LA City Council to Vote on Condemnation of Putin

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LOS ANGELES (CNS) - The Los Angeles City Council will vote tomorrow on a resolution to strongly condemn ``the egregious actions of (Russian) President Vladimir Putin for ordering the invasion of Ukraine.''

The resolution -- which was led by Councilman Paul Koretz and introduced by five City Council members -- also includes a call for international or federal divestment of all holdings from, and investments in, Russia.

It further condemns Putin's actions and those of any country that supports Russia, or supports publicly traded Russian companies, real estate or private equity.

``With the Russians marching on Kyiv, there is not a moment to lose,'' Koretz said when the motion was introduced on March 1.

``We must use every lever at our disposal, financial or otherwise, to tell Vladimir Putin this unprovoked invasion is unacceptable.  Particularly after the past two years of COVID, the international community needs to work together to refresh and rebuild our economies, not attack and destroy. Putin must be stopped.''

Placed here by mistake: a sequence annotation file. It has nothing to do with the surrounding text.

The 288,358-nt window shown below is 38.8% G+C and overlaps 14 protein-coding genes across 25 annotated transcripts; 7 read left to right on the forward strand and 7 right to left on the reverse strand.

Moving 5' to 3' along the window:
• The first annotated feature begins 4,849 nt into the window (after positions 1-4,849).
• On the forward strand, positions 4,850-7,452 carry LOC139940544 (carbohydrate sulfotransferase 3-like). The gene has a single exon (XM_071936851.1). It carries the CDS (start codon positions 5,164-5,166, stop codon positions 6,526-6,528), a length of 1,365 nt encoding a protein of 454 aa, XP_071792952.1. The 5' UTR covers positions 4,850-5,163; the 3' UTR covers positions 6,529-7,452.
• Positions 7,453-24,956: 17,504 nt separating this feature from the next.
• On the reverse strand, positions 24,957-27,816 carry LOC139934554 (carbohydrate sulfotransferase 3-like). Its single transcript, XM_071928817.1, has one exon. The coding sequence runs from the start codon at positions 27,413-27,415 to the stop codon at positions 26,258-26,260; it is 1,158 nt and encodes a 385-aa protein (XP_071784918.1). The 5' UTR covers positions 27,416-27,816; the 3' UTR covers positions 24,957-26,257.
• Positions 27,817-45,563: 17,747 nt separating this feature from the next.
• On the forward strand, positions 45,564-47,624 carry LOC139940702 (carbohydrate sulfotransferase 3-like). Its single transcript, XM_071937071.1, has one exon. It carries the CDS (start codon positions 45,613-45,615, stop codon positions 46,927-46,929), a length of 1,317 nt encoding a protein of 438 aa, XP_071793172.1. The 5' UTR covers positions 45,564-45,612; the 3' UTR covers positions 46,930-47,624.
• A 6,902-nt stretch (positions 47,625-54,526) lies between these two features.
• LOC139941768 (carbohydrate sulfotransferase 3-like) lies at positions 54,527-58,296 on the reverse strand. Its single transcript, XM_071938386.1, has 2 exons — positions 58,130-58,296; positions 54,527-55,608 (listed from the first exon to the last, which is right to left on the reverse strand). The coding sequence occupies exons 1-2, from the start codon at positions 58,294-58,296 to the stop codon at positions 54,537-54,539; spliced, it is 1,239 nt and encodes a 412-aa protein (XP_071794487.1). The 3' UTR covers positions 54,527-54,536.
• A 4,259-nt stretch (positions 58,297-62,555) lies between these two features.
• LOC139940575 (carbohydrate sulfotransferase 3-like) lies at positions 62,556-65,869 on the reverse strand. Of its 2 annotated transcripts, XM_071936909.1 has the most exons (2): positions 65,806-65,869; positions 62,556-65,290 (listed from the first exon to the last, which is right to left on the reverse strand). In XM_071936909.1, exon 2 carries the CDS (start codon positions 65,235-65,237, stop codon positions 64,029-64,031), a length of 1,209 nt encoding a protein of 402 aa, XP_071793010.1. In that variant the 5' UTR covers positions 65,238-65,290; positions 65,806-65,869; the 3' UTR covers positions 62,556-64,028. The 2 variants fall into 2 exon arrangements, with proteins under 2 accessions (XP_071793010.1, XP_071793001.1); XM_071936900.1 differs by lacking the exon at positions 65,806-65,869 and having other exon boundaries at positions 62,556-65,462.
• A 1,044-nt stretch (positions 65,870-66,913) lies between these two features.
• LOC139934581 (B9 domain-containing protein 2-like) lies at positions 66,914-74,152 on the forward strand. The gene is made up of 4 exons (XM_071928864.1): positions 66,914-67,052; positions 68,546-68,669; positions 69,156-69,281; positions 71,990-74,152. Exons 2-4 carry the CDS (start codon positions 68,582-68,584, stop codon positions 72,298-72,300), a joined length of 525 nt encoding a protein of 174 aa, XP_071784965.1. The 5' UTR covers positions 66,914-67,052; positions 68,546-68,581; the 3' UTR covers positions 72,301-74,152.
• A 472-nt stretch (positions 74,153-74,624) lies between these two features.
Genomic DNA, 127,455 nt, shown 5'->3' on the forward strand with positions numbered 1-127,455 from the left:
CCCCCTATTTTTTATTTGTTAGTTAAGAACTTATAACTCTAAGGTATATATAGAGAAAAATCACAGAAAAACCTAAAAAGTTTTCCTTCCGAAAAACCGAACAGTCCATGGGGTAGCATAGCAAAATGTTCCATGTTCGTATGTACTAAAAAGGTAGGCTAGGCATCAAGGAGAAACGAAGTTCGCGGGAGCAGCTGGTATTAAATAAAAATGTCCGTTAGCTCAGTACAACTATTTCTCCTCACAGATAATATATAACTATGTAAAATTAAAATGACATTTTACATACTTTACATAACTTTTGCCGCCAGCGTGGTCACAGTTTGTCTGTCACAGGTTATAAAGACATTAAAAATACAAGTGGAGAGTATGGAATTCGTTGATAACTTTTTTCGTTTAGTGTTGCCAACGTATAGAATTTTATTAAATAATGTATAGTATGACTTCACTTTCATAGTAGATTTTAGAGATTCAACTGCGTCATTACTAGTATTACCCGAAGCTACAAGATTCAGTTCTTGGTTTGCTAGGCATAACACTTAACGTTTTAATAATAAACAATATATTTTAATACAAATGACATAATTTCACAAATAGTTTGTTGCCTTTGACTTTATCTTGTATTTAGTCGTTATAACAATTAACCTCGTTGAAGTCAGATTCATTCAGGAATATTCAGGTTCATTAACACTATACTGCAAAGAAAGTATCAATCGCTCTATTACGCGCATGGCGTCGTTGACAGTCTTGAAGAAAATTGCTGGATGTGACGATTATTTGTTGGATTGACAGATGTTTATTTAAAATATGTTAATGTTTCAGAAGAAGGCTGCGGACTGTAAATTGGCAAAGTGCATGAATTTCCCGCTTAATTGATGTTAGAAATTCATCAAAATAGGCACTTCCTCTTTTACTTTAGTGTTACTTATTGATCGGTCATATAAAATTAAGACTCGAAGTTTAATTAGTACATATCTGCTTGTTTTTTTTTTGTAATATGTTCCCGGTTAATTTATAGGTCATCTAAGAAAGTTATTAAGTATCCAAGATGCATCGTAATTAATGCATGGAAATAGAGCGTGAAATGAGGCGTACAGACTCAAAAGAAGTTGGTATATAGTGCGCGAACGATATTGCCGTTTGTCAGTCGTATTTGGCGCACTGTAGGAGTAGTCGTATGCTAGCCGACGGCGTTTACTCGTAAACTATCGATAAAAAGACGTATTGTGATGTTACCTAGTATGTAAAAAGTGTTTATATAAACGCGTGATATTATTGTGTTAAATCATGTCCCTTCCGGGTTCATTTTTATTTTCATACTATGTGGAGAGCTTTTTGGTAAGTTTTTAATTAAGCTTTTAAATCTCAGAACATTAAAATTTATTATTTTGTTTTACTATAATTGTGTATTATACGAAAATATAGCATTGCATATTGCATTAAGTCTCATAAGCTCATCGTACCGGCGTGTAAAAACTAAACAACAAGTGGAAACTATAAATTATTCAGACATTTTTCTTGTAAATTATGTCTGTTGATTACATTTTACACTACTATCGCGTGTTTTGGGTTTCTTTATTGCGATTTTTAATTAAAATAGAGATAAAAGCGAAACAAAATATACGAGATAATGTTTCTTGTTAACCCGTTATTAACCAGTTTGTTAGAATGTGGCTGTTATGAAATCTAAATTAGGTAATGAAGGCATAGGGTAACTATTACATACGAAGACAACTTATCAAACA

Koretz introduced the resolution with Council President Nury Martinez, Councilwomen Monica Rodriguez and Nithya Raman, and Councilman Kevin de León.

``The city of Los Angeles stands firmly with Ukraine and its people and strongly condemns President Putin's reckless actions against Ukraine,'' the resolution states.

The resolution includes support and celebration of Los Angeles' Russian community, culture and local Russian-owned businesses.

Councilman Joe Buscaino, who seconded the resolution, also introduced a motion on March 1 aimed at declaring Ukraine's capital city Kyiv a Los Angeles Sister City as a gesture of solidarity. If Kyiv is declared a sister city, Los Angeles would be able to send retired city goods, including fire trucks and ambulances.

``The world continues to be horrified by the images and videos coming from Kyiv, Ukraine; however, people across the globe have also been inspired by the resilience and fortitude of the people of Ukraine including President Volodymyr Zelensky -- everyday citizens who have taken a stand for their country, democracy and freedom,'' Buscaino said.

``A sister cities relationship is a `people-to-people' program aimed at establishing greater friendship and understanding with peoples of other nations and that relationship enables the city to donate retired city goods such as fire trucks and ambulances,'' he added. ``Los Angeles should do everything in its power to support the people of Ukraine in their fight for our shared values of self-determination, democracy, and freedom.''

The motion to make Kyiv a Los Angeles Sister City was not immediately scheduled for a vote.

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